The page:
no flaw, made his influence irresistible upon all who were brought within its reach.
Nevertheless this great man nourished one weakness. Pure in life; broad in mind, and the despair of bench and bar for the unswerving certainty of his legal method; almost idolized by those who stood nearest him, and loving warmly in return,—this excellent and amiable man clung to one rooted prejudice: he detested Thomas Jefferson. He regarded with quiet, unspoken, but immovable antipathy the character and doings of the philosopher standing before him, about to take the oath to preserve, protect, and defend the Constitution. No argument or entreaty affected his conviction that Jefferson was not an honest man. "By weakening the office of President he will increase his personal power," were Marshall's words, written at this time; "the morals of the author of the letter to Mazzei cannot be pure." Jefferson in return regarded Marshall with a repugnance tinged by a shade of some deeper feeling, almost akin to fear. "The judge's inveteracy is profound," he once wrote, "and his mind of that gloomy malignity which will never let him forego the opportunity of satiating it on a victim."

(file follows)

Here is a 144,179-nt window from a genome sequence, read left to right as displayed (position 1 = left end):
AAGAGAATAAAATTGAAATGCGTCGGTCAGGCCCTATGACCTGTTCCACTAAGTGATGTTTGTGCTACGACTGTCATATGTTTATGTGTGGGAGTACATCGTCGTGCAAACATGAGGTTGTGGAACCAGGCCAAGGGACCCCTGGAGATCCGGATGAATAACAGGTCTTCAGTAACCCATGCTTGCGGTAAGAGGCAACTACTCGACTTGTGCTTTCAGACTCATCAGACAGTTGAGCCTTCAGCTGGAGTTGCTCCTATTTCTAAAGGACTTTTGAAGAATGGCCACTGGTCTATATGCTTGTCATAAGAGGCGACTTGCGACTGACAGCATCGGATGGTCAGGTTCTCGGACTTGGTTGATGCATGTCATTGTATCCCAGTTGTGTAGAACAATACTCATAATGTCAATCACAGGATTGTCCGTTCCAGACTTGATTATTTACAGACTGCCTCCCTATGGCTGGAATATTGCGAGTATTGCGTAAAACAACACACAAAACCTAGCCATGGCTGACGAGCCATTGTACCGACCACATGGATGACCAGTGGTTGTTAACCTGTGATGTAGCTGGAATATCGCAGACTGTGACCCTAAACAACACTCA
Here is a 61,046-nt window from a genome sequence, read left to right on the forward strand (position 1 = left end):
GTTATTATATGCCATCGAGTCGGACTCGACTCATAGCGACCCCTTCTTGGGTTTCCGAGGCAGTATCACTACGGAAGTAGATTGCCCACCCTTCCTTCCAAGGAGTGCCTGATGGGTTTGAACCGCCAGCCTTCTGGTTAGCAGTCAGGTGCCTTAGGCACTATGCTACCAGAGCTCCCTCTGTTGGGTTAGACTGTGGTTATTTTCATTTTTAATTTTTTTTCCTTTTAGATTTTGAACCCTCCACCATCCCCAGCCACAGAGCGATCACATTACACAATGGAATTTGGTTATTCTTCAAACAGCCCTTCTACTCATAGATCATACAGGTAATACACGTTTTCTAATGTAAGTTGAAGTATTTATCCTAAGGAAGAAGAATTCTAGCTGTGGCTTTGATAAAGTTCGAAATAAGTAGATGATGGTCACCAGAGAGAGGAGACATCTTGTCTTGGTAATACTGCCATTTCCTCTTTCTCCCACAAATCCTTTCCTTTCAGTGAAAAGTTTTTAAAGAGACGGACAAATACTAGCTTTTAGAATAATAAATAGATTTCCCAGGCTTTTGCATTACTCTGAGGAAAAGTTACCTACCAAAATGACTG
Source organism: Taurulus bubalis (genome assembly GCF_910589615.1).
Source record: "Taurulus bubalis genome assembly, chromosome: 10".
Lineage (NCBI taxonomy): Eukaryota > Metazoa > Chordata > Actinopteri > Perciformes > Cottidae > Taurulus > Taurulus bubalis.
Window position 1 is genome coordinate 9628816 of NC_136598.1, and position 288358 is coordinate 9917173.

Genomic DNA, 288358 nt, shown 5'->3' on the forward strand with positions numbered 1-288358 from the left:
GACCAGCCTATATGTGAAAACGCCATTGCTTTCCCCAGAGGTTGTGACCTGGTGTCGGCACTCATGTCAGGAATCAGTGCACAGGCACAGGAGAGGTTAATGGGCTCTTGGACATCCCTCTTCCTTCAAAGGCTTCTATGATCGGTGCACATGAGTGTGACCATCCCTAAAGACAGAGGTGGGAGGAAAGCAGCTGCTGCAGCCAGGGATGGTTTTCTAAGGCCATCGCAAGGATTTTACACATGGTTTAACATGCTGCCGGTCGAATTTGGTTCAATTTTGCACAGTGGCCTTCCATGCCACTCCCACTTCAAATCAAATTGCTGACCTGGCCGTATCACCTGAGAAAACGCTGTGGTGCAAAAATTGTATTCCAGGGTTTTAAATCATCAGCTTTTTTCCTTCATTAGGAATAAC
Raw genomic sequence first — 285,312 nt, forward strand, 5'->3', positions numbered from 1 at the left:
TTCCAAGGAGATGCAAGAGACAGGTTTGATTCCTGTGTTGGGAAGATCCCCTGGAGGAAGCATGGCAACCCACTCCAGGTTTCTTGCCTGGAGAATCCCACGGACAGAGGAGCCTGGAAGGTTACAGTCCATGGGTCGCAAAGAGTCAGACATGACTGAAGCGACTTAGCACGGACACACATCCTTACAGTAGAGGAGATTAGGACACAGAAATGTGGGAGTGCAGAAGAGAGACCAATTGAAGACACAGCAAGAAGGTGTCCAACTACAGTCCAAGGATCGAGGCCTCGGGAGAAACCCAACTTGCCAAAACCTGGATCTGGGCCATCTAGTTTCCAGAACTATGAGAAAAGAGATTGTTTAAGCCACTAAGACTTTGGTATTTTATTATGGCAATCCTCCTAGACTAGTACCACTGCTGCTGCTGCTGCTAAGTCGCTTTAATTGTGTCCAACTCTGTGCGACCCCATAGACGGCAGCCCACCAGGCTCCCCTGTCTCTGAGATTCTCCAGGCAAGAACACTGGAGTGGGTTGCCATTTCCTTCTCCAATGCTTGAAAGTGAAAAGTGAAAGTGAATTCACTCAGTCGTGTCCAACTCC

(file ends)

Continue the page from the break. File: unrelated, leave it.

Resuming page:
Another person, with individuality not less marked, took the oath of office the same day. When the Senate
- Marshall to Hamilton, Jan. 1, 1801; Hamilton's Works, vi. 502.
- Jefferson to Gallatin, Sept. 27, 1810; Gallatin's Writings, i. 492.